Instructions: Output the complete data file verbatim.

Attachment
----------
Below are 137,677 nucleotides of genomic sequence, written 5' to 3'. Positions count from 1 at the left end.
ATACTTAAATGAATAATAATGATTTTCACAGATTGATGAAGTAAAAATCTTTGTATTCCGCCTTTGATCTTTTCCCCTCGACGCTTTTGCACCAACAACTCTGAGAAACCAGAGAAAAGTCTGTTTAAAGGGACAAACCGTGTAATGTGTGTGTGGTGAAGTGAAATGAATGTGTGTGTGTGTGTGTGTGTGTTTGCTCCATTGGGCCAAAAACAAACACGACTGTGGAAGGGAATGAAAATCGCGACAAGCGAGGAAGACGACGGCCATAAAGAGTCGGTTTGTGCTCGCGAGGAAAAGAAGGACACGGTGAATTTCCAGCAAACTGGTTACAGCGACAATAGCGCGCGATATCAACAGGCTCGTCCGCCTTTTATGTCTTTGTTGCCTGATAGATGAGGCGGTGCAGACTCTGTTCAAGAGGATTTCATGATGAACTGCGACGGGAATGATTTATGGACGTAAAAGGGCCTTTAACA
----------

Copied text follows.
Below are 137,677 nucleotides of genomic sequence, written 5' to 3'. Positions count from 1 at the left end.
ATACTTAAATGAATAATAATGATTTTCACAGATTGATGAAGTAAAAATCTTTGTATTCCGCCTTTGATCTTTTCCCCTCGACGCTTTTGCACCAACAACTCTGAGAAACCAGAGAAAAGTCTGTTTAAAGGGACAAACCGTGTAATGTGTGTGTGGTGAAGTGAAATGAATGTGTGTGTGTGTGTGTGTGTGTTTGCTCCATTGGGCCAAAAACAAACACGACTGTGGAAGGGAATGAAAATCGCGACAAGCGAGGAAGACGACGGCCATAAAGAGTCGGTTTGTGCTCGCGAGGAAAAGAAGGACACGGTGAATTTCCAGCAAACTGGTTACAGCGACAATAGCGCGCGATATCAACAGGCTCGTCCGCCTTTTATGTCTTTGTTGCCTGATAGATGAGGCGGTGCAGACTCTGTTCAAGAGGATTTCATGATGAACTGCGACGGGAATGATTTATGGACGTAAAAGGGCCTTTAACA